Preserving his own personal power has also been the driving goal behind Putin’s foreign policy. His grand strategy has two main prongs. The first is to surround Russia with a ring of “frozen conflicts,” separatist movements that simmer in unresolved conflicts. Most nations wouldn’t want a state of constant low-grade warfare just across their borders. But for Putin, the goal is to weaken and destabilize his neighbors. In Ukraine, which has become a haven for Russia’s new dissidents, his goal is specifically to prevent the emergence of an attractive alternative to his dictatorship.
Hence the second prong of his grand strategy, which is to build an international dictator’s club whose members will lend each other diplomatic, military, and economic support. That’s what drives his interest in Syria and the Middle East. This has also been China’s foreign policy, and it has been dubbed a “zombie empire,” to describe the way China seeks out the weak and unstable. But who would you rather have as your allies? North Korea, or South Korea? Belarus, or Poland? Syria, or Israel? Venezuela, or Chile? Iran, or India? Russia has the first kind of allies, and despite President Obama’s best efforts, we have the second. I think we’re getting by far the better deal.
The essence of Putin’s rule has been to prioritize power for himself and his faction over growth and vitality for his country, and to cultivate needy, obedient allies over strong and vital ones. Far from making Russia great, he is holding it back from the wealth and power it might enjoy as a large nation with enormous natural resources and an educated population.
And he has not even really achieved his own personal interests, which would also be much better served by living in a free society. Putin has certainly used his power to enrich himself to a massive extent. But a shrewd, enterprising, and ambitious man like him could have lived just as opulently as a garden variety Moscow billionaire. Mere wealth and luxury are not his motives.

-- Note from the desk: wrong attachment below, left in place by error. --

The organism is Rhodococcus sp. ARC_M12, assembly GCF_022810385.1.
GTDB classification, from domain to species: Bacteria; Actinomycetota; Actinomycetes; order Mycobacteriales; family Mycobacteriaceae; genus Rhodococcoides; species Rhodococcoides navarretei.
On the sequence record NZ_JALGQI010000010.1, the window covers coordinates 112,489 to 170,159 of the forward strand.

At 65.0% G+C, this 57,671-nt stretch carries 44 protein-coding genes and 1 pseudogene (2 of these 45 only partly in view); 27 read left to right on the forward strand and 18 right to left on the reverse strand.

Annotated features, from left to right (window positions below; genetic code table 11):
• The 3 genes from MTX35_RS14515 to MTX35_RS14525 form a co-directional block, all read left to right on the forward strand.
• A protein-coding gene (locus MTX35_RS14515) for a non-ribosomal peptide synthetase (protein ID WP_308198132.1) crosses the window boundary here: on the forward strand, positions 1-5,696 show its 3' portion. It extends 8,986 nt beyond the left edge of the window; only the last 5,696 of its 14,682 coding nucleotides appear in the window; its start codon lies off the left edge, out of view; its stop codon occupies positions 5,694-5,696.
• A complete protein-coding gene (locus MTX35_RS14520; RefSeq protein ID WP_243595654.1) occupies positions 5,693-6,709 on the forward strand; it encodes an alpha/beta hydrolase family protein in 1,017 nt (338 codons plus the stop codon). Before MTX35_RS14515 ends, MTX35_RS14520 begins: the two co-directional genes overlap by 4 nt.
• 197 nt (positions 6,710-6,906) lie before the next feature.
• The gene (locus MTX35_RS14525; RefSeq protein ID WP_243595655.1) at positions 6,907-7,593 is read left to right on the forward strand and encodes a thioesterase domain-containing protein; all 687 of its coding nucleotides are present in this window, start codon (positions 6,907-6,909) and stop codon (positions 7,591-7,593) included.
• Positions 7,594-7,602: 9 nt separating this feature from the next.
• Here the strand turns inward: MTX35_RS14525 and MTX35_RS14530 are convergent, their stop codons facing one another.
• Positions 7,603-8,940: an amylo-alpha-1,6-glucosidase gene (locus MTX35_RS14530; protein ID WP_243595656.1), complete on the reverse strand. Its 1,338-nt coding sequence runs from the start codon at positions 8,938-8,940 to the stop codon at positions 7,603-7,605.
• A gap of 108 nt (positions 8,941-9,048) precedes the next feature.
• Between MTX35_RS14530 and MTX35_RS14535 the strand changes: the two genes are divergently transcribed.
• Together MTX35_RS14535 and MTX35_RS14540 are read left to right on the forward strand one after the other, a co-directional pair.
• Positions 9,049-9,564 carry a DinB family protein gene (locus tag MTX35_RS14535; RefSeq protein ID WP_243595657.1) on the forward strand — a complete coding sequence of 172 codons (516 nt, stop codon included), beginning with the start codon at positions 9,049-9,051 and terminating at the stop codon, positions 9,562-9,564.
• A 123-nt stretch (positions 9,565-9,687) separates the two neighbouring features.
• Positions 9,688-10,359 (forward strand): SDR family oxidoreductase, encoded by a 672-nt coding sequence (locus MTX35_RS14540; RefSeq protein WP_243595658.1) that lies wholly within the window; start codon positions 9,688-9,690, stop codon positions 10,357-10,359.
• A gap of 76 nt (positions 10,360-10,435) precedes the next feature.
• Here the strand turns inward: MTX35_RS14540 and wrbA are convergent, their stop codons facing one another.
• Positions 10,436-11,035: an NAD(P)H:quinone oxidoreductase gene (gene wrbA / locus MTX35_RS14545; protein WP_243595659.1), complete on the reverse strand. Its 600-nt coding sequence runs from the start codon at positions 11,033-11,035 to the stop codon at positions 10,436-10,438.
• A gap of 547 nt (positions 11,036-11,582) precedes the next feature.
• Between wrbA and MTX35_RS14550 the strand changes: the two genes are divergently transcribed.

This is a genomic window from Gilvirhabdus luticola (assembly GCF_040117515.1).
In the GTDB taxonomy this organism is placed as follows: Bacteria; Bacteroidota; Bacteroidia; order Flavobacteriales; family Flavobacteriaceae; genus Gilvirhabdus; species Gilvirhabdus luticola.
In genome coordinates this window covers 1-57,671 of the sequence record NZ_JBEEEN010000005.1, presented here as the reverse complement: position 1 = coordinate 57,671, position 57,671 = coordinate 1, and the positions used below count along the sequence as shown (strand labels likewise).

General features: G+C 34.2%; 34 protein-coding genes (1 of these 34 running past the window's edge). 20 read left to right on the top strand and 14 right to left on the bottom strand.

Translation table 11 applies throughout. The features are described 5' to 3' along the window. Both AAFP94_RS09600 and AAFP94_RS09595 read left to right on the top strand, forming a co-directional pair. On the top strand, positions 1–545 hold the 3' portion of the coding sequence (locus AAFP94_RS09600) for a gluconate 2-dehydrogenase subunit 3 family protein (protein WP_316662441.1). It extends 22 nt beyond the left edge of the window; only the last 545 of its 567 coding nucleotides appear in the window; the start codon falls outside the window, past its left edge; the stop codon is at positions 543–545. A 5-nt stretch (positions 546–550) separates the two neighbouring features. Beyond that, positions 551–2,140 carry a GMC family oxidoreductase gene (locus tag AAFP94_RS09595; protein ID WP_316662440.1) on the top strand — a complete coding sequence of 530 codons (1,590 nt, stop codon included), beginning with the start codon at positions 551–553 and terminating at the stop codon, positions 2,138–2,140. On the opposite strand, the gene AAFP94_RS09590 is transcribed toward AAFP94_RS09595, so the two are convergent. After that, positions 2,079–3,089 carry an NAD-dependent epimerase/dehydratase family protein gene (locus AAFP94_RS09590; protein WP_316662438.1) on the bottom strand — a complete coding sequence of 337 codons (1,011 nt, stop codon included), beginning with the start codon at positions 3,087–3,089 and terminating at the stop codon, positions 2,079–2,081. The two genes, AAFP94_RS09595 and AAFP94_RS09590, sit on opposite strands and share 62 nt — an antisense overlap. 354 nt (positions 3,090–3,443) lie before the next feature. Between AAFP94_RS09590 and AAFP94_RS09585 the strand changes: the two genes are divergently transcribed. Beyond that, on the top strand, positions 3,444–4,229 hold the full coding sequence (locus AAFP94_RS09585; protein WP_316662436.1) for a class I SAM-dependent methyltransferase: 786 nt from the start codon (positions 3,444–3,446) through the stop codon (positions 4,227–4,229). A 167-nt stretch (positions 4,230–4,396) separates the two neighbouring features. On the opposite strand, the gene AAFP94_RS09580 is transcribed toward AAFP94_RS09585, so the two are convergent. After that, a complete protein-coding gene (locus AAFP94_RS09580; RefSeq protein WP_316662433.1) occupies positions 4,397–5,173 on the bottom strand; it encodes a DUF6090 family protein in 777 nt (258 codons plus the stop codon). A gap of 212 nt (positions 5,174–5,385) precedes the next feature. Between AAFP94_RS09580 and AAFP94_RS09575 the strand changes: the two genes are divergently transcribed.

It’s a great mistake to think that dictators are motivated by a rational calculation of their own happiness. They are motivated by an irrational obsession with raw power, power for its own sake, which they pursue far beyond the point where its benefits might conceivably justify the effort. Whatever opulence there is in their palaces, whatever empty satisfaction there may be in the pomp and circumstance of their office, it cannot outweigh the burden of living in fear, doomed to endless scheming and intrigue.
The dilemma of every dictator is that he who lives by the sword shall die by the sword. Once you’ve gained that kind of power, you don’t dare give any of it up for fear that all of your old rivals and victims will do unto you as you did unto them. Take Putin’s Syrian client, Bashar al-Assad. After decades of brutal rule by the Assad family and its Alawite faction, they couldn’t just go home and live out a peaceful life. They have to stay on top, even if it means an endless, brutal war with plenty of losses on their own side, because it’s a case of massacre or be massacred. By now, Bashar is probably regretting he gave up his old ophthalmology gig.
So no, I am not at all eager for us to follow the Putin model, either in goals or methods. That would be disastrous for America and even more profoundly inimical to our values and interests than it is to Russia’s. So let’s not admire Putin, let’s not envy him, and let’s not seek to copy either his strategy or his tactics.
That’s why it’s so ridiculous to make Putin into a representative of strong and decisive leadership, in order to excuse the absence of those virtues in the current occupant of the White House. President Obama has already proven that not being George W. Bush isn’t enough to make him a good leader or advance American interest. Now he’s proving that it isn’t enough to not be Vladimir Putin.